Family As A Social Institution Analysis

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To describe the family as a social institution, one should first consider its universal character. Some social thinkers call family as a primary group. Family institution is present in all human communities.
Various sociologists and anthropologists define the family term in a different manner. For instance, the American anthropologist George P. Murdock (1949) defines family as a “social group characterized by common residence, economic co-operation and reproduction. It includes adults of both sexes, at least two of whom maintain a socially approved sexual relationship and one or more children - own or adopted - of the sexually cohabiting adults.” However, the definition of family in Murdock 's opinion is considered to be restrictive in relation
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First, the procedures associated with the act of divorce become easier thanks to new legislation, to meet the newly emerging economic and development needs. Second, the attitudes towards women and the social status of women experience a change. Comprehension and conceptualization of gender equity and gender based discussions occur during the period. Economic empowerment of women through employment tends to loosen their connection to the patriarchal family, giving them the taste of economic independence. Women experienced greater confidences have the say to discontinue a bad relationship with her married partner.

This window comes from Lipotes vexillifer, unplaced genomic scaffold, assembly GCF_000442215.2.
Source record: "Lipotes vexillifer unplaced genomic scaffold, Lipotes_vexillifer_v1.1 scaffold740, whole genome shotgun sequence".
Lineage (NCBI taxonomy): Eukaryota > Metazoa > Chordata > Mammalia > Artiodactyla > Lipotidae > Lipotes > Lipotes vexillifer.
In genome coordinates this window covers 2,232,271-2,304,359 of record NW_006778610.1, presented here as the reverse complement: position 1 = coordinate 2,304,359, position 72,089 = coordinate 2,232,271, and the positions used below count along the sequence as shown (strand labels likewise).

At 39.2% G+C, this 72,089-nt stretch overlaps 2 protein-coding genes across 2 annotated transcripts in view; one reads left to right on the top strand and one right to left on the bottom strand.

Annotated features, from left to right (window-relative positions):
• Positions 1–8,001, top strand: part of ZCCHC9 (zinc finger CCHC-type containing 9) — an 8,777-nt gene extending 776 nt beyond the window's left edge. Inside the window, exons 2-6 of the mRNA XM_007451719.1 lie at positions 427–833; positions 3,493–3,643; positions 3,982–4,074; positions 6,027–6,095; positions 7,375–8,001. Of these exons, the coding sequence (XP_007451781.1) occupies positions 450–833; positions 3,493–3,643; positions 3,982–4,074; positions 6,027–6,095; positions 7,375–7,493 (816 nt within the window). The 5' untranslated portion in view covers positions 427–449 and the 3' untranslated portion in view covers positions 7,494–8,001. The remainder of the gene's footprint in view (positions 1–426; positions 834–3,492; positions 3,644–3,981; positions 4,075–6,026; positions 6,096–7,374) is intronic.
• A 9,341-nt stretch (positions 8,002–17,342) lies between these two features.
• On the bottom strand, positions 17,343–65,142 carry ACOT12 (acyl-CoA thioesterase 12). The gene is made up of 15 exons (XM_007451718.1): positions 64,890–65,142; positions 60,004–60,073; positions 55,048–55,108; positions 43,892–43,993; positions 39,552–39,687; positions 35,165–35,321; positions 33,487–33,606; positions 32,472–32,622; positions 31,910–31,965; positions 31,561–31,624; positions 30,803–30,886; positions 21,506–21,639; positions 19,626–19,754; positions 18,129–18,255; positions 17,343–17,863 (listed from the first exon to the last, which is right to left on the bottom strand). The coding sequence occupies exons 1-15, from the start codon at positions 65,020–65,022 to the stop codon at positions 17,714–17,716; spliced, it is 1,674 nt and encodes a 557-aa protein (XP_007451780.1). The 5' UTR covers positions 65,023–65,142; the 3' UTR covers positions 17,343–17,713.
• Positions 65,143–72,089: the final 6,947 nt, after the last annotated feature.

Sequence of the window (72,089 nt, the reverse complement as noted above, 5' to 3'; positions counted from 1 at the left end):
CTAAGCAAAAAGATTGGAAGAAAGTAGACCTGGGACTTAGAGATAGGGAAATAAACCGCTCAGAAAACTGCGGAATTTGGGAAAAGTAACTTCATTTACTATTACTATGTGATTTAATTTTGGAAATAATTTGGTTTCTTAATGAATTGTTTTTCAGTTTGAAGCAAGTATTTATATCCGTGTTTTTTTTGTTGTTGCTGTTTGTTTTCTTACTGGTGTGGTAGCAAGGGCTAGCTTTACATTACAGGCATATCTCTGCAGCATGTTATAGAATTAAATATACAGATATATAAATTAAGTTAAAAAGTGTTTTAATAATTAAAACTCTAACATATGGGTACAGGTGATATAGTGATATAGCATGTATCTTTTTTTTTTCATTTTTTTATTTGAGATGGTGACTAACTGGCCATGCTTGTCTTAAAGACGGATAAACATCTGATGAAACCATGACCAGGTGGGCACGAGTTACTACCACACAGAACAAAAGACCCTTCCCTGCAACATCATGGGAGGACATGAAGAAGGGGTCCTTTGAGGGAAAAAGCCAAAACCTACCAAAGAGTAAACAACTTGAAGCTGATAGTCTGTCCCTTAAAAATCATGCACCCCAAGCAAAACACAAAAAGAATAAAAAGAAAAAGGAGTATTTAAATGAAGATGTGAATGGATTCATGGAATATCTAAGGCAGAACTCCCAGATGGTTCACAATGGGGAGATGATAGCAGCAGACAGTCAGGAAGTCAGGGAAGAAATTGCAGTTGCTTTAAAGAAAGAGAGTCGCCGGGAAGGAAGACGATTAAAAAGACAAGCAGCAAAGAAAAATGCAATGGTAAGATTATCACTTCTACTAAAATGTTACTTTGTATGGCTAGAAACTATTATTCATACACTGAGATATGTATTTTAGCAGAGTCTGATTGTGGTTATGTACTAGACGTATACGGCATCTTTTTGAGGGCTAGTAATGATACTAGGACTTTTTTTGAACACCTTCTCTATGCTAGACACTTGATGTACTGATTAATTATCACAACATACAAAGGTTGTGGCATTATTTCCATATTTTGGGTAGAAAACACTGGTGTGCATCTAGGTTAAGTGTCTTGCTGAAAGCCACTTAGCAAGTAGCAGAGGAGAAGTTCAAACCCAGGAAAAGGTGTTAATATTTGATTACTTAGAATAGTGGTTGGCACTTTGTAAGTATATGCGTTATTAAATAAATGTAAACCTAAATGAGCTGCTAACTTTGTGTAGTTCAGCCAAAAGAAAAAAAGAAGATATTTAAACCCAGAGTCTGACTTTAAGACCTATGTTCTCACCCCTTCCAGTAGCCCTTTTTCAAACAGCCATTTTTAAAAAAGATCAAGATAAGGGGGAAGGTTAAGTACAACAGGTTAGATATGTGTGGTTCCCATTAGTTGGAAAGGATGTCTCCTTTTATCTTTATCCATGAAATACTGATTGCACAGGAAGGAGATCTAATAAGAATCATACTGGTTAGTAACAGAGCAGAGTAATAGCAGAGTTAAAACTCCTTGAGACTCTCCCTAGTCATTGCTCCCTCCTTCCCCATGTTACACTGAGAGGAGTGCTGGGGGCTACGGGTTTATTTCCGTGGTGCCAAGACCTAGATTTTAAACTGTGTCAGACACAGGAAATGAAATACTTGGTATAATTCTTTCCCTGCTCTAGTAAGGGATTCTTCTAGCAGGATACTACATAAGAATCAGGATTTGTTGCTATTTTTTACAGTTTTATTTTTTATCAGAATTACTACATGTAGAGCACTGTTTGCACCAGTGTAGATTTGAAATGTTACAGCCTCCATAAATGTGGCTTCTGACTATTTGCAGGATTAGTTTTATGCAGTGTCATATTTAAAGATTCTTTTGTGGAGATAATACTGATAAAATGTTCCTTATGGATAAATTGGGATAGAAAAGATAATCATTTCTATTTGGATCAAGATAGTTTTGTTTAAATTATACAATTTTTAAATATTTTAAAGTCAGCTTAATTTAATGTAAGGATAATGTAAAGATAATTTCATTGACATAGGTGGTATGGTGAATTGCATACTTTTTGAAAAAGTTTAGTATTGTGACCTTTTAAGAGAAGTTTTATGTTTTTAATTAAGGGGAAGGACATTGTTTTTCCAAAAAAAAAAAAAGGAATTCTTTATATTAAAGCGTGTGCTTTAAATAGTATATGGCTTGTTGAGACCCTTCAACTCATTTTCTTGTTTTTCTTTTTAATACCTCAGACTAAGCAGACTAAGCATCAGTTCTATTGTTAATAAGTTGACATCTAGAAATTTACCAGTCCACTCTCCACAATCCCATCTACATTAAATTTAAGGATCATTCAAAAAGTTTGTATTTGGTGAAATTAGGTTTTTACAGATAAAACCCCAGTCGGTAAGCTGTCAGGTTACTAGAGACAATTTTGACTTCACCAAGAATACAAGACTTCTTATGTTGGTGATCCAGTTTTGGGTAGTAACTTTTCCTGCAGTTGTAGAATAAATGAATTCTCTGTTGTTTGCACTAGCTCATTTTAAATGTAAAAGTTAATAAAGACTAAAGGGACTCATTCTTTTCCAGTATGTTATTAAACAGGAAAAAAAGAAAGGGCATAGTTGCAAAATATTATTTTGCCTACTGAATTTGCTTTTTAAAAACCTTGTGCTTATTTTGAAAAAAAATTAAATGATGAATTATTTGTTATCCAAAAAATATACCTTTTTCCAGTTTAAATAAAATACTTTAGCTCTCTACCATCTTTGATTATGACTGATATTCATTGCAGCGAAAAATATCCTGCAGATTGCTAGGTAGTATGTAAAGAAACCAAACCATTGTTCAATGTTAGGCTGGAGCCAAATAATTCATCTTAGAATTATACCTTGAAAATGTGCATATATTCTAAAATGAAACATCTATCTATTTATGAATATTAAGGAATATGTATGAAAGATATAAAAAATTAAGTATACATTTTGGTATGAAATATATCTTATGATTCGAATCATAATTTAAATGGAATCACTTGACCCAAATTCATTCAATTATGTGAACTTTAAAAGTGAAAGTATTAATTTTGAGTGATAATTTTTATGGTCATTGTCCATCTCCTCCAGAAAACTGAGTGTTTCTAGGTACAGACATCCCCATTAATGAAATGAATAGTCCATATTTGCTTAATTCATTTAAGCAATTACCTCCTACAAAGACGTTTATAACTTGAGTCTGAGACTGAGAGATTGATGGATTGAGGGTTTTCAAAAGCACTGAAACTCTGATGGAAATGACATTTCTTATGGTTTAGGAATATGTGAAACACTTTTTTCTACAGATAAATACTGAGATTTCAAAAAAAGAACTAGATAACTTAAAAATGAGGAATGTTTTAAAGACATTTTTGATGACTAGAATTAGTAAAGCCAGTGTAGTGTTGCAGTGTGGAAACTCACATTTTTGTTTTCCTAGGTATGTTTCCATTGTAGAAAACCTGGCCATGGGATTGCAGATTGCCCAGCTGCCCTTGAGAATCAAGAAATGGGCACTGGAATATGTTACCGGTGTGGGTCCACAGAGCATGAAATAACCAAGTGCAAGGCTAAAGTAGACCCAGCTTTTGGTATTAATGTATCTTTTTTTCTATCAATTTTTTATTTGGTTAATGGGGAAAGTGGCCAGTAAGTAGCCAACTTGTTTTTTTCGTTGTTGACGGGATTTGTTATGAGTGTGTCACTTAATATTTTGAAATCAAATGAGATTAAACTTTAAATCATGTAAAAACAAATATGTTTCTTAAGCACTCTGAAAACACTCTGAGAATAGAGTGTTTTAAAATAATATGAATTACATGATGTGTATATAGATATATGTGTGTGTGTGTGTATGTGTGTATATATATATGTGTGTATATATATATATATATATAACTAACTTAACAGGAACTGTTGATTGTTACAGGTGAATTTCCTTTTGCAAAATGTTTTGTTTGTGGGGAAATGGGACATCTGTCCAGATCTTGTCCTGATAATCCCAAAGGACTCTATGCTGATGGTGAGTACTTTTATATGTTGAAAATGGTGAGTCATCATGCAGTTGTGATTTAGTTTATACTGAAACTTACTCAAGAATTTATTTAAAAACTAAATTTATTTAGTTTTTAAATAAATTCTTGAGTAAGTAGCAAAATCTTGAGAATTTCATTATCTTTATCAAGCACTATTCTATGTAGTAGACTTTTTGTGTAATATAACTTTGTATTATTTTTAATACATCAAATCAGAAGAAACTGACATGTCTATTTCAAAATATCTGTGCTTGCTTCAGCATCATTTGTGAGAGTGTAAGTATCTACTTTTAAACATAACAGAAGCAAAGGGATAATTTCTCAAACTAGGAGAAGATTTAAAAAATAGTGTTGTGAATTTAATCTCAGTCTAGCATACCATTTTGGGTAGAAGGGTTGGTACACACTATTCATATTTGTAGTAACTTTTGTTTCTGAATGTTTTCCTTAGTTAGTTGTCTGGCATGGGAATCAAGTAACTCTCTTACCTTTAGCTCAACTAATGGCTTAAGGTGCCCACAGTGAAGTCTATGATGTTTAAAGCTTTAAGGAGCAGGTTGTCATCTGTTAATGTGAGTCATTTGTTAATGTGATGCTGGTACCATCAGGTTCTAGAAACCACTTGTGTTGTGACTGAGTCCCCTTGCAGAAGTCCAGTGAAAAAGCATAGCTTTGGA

Increases in divorce rates imply that the number of single parent families also increases. Most frequently single parent families are headed by women, the perspective on the family has suffered substantial changes in the second half of the twentieth century (Tischler, 2011). To describe these relatively radical changes in the internal structure of the family as a social institution, some sociologists have introduced the term postmodern family.
The concept of postmodern family describes the multitude of forms in which the family can occur, and “the fact that families today exhibit a multiplicity of forms and that new or altered family forms continue to emerge and develop (Lamanna & Riedman, 2012),” These changes can be summarized as:
Traditional Nuclear Family New
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Cultural diversity manifests itself directly in forms of conceiving and organizing family life. As family is a primary social institution of a society, existence of every social institution depends on the functions carried out by that social institution. After emphasizing the universal character of the family, Murdock (1949) argues that the family has four basic social functions: sexual regulations, reproduction, economic cooperation and socialization/education. The family gives information about culture and helps to balanced personality development. Family carries out social regulations through developing

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